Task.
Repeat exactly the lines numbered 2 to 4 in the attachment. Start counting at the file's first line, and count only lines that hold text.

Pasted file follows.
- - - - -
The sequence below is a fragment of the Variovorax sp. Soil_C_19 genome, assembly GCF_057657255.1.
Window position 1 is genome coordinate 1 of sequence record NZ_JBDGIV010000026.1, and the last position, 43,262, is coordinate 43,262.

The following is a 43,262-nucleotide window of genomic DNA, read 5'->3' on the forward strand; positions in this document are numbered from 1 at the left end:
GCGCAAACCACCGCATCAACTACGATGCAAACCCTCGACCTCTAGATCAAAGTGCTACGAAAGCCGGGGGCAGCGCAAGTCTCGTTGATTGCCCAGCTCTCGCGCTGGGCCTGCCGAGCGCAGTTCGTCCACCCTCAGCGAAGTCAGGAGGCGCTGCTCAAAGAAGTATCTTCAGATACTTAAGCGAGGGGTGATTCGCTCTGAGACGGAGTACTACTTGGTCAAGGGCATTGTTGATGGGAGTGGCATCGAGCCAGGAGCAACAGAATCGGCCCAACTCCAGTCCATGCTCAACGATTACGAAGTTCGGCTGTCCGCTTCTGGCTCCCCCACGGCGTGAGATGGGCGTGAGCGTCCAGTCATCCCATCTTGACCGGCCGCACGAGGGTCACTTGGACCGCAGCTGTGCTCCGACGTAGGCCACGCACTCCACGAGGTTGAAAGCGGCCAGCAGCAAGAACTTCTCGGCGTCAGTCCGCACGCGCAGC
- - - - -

Window position 1 is genome coordinate 1 of sequence record NZ_JBDGIV010000026.1, and the last position, 43,262, is coordinate 43,262.

The following is a 43,262-nucleotide window of genomic DNA, read 5'->3' on the forward strand; positions in this document are numbered from 1 at the left end:
GCGCAAACCACCGCATCAACTACGATGCAAACCCTCGACCTCTAGATCAAAGTGCTACGAAAGCCGGGGGCAGCGCAAGTCTCGTTGATTGCCCAGCTCTCGCGCTGGGCCTGCCGAGCGCAGTTCGTCCACCCTCAGCGAAGTCAGGAGGCGCTGCTCAAAGAAGTATCTTCAGATACTTAAGCGAGGGGTGATTCGCTCTGAGACGGAGTACTACTTGGTCAAGGGCATTGTTGATGGGAGTGGCATCGAGCCAGGAGCAACAGAATCGGCCCAACTCCAGTCCATGCTCAACGATTACGAAGTTCGGCTGTCCGCTTCTGGCTCCCCCACGGCGTGAGATGGGCGTGAGCGTCCAGTCATCCCATCTTGACCGGCCGCACGAGGGTCACTTGGACCGCAGCTGTGCTCCGACGTAGGCCACGCACTCCACGAGGTTGAAAGCGGCCAGCAGCAAGAACTTCTCGGCGTCAGTCCGCACGCGCAGC